Khazaria was an empire or kaghanate, the highest form of Turkic political organization. The kaghan or its leader was apparently of Turkic origin and had supreme secular and sacred functions. During the ninth century, his political-religious role was split: He retained his religious-sacred function, while the governor or beg ruled the state.

At its height in the first half of the ninth century, Khazar territories stretched from the middle Dnieper in the west to the Volga-Ural steppe in the east, and from the middle Volga in the north to the Crimea in the south. It was populated by Turkic and Iranian nomads, Finno-Ugrian foragers, Slavic agriculturalists, and urban Crimean Greeks, making the kaghanate a multiethnic, multilingual, and multireligious state. Khazar economy was diverse and included animal husbandry, agriculture, hunting and gathering, fishing, craft production, agriculture, viniculture, and domestic and international trade. Khazars traded locally manufactured goods as well as the furs, slaves, honey, and wax they obtained as tribute from the Slavic and Finno-Ugrian tribes of the north. Khazaria also acted as an intermediary for Rus-Arab trade and received a tithe from the bypassing merchants. Millions of Islamic silver coins (dirhams) were exported via the "Khazar Way" (lower Volga-Don-Donets-Okaupper Volga) trade route to northwestern Russia in exchange for Rus commodities.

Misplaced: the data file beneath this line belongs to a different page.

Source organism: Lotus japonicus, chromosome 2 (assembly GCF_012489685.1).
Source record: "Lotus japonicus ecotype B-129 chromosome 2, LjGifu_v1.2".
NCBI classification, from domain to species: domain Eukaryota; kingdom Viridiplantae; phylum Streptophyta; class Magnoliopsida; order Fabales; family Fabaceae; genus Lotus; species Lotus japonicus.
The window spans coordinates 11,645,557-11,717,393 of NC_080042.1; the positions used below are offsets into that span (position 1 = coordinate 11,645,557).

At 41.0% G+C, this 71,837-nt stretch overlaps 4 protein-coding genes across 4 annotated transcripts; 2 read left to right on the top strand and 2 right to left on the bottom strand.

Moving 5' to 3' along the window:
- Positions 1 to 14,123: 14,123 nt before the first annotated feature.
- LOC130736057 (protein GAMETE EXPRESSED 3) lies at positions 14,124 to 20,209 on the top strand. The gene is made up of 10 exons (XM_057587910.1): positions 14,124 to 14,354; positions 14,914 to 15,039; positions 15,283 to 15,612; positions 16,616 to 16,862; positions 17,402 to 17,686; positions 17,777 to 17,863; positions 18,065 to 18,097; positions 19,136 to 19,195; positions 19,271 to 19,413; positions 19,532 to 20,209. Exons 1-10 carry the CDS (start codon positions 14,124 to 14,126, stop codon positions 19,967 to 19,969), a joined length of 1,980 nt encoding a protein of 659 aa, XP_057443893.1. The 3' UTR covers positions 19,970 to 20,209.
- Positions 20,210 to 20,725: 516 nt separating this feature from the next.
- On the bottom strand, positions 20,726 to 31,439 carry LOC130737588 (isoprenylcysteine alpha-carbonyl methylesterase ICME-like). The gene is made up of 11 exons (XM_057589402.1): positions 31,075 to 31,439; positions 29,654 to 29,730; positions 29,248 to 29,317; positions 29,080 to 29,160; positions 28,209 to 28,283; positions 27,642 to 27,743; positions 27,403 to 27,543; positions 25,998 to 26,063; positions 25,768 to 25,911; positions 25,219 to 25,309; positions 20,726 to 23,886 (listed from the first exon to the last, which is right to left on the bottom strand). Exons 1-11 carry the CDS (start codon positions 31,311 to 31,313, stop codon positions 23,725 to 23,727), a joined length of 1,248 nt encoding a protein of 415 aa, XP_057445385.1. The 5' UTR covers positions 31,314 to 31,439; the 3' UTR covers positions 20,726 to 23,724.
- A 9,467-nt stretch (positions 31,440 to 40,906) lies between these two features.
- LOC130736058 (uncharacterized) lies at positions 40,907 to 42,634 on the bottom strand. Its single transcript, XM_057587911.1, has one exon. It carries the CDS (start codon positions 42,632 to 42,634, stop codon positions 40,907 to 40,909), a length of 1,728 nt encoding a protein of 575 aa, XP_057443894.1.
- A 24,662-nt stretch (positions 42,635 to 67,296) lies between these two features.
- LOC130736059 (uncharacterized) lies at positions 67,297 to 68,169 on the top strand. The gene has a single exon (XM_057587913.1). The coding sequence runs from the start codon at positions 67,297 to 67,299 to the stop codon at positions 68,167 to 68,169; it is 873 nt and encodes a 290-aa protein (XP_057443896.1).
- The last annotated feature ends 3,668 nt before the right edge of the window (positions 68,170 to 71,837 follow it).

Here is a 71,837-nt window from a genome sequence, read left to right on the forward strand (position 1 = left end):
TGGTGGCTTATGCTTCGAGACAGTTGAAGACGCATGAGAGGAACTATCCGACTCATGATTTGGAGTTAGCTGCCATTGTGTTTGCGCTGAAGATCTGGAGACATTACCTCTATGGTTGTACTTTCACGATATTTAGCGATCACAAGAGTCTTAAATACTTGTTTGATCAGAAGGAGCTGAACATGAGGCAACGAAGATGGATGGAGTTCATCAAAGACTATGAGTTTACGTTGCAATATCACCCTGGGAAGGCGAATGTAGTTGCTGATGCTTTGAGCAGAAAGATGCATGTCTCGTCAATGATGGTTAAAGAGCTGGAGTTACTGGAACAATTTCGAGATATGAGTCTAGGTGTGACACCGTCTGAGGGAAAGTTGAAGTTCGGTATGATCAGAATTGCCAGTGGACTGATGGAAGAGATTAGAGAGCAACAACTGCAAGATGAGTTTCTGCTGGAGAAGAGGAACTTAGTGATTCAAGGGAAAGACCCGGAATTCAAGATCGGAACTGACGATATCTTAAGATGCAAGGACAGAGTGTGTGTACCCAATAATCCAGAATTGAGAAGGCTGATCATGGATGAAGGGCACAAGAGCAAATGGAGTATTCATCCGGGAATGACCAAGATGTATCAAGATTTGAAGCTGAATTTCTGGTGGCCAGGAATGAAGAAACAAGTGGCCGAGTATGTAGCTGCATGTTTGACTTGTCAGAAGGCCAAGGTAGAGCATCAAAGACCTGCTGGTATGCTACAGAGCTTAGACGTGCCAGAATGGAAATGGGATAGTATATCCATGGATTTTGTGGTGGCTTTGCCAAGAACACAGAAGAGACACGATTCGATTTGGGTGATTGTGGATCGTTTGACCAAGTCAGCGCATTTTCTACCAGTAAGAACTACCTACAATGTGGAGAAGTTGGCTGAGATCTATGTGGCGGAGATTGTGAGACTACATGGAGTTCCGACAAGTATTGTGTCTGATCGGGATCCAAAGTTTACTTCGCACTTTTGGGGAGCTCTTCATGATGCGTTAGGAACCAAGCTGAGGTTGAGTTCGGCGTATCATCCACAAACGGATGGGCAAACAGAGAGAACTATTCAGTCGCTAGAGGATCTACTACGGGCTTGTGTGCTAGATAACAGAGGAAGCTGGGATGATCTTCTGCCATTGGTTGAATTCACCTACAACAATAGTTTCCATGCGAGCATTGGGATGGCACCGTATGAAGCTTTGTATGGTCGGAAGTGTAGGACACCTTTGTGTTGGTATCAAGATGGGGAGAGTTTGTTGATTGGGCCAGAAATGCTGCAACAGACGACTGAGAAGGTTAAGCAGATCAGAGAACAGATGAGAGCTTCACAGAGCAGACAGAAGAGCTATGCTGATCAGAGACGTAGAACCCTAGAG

Most Khazars practiced shamanist-Täri religion. In the late eighth to early ninth century (but perhaps as late as 861), the Khazar ruling elite converted to Judaism. While many questions remain concerning this conversion and its pervasiveness, it is clear that by accepting Judaism, the ruling class made Khazaria a religious neutral zone for its warring Christian and Islamic neighbors. Religious tolerance and Khazaria's international commercial interests brought Christians, Muslims, Jews, pagans, and others to trade and live within the kaghanate.

Pax Chazarica came to an end by the early tenth century. Already in the 890s, Pechenegs and Magyars infiltrated Khazaria from the east, while the Rus annexed Khazarian territories in the northwest. Concurrently, the Khazar Way declined and the Rus-Islamic trade shifted to the lands of the Volga Bulghars, thereby bypassing Khazar toll collectors. Greatly weakened, Khazaria was destroyed in 965 by the Rus and their Torky allies.

See also: islam; jews; religion; torky


Dunlop, D. M. (1967). The History of the Jewish Khazars. New York: Schocken Books.

Golden, Peter B. (1980). Khazar Studies: An Historico-Philological Inquiry into the Origins of the Khazars, Vol. 1. Budapest: Akadémiai Kiadó.